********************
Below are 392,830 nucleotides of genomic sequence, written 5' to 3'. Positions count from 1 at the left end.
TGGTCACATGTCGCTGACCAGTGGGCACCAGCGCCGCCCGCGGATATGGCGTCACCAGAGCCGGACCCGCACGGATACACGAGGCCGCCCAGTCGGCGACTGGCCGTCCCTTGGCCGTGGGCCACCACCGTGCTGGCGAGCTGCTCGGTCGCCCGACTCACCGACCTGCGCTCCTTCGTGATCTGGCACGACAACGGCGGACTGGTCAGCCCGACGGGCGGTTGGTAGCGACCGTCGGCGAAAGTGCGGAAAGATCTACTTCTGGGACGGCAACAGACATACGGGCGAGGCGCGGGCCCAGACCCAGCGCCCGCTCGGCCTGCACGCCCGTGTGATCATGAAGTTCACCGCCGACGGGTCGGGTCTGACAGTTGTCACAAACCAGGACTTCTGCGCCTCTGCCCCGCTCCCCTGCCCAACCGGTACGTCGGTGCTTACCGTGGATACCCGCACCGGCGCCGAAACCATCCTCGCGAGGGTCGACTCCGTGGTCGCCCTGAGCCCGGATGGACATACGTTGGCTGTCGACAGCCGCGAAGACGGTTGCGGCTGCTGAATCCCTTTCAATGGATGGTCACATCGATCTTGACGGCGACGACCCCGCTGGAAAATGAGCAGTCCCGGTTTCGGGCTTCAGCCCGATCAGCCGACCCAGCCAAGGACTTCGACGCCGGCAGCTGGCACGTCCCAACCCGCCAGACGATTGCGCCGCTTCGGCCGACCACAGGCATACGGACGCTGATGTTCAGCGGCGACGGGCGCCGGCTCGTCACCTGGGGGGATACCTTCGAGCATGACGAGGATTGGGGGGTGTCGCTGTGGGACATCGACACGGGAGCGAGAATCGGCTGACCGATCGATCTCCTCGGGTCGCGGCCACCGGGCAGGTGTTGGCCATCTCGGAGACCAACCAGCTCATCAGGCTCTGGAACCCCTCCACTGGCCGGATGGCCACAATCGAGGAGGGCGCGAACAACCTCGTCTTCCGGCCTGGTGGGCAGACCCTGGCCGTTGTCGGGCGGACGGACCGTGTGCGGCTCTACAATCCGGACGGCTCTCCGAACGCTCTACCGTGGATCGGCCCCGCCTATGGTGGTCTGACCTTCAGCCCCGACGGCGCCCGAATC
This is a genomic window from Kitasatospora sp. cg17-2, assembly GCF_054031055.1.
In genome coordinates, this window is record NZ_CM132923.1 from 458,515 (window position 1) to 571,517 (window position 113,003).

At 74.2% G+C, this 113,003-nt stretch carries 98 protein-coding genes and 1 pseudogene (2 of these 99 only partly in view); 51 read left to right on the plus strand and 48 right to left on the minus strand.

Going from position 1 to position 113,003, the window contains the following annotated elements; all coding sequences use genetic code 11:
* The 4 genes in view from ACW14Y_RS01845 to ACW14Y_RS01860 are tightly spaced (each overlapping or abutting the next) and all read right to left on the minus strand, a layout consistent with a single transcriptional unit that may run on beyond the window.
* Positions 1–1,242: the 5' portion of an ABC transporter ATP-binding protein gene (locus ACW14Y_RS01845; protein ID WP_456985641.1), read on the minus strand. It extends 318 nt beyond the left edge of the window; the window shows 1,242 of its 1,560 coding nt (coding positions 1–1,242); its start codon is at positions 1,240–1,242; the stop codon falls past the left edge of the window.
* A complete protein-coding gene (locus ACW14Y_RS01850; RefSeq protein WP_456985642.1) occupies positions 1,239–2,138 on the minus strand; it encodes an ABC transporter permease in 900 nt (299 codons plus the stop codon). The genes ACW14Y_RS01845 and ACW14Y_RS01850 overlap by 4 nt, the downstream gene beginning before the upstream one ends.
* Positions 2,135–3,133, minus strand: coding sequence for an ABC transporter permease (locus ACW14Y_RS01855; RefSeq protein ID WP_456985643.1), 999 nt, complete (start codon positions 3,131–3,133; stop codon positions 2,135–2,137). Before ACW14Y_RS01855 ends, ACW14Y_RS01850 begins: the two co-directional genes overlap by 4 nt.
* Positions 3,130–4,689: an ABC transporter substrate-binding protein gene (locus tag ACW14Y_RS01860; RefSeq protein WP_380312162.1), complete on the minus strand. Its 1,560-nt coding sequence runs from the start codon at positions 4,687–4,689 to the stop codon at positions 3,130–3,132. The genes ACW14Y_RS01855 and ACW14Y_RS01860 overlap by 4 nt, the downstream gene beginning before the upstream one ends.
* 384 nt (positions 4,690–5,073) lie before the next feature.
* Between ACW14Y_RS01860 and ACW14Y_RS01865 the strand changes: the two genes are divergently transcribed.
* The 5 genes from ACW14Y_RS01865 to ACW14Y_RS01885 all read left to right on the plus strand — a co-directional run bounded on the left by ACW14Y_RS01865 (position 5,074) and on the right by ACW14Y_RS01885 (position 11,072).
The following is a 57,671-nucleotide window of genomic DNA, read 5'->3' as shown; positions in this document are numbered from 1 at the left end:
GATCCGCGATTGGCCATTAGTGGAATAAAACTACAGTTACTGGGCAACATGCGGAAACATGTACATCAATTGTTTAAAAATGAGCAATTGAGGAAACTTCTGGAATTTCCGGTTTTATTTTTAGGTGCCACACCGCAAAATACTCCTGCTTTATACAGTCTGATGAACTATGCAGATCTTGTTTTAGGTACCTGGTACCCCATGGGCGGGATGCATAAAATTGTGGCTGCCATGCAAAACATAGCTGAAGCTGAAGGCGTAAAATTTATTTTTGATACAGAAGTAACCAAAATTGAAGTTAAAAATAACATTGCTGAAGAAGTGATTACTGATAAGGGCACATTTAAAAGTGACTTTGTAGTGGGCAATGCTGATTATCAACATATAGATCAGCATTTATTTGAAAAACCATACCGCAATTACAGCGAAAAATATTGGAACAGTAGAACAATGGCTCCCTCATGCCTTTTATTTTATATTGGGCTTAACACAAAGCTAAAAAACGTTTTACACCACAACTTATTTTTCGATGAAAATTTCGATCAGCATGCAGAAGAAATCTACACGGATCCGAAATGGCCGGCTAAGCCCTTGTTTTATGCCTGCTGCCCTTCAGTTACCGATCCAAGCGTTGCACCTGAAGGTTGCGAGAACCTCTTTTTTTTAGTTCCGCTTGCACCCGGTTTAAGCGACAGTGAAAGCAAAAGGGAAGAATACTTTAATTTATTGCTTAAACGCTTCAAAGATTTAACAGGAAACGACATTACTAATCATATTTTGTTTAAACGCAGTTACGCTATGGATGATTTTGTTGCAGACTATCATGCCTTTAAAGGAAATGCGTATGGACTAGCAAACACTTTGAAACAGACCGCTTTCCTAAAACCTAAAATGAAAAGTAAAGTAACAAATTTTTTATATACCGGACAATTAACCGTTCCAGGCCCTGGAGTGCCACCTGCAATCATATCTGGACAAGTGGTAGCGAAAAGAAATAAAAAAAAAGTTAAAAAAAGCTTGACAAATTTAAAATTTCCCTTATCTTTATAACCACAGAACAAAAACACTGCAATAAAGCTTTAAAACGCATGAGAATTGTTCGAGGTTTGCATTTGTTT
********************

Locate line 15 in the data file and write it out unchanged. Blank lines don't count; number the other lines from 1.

The following is a 57,671-nucleotide window of genomic DNA, read 5'->3' as shown; positions in this document are numbered from 1 at the left end: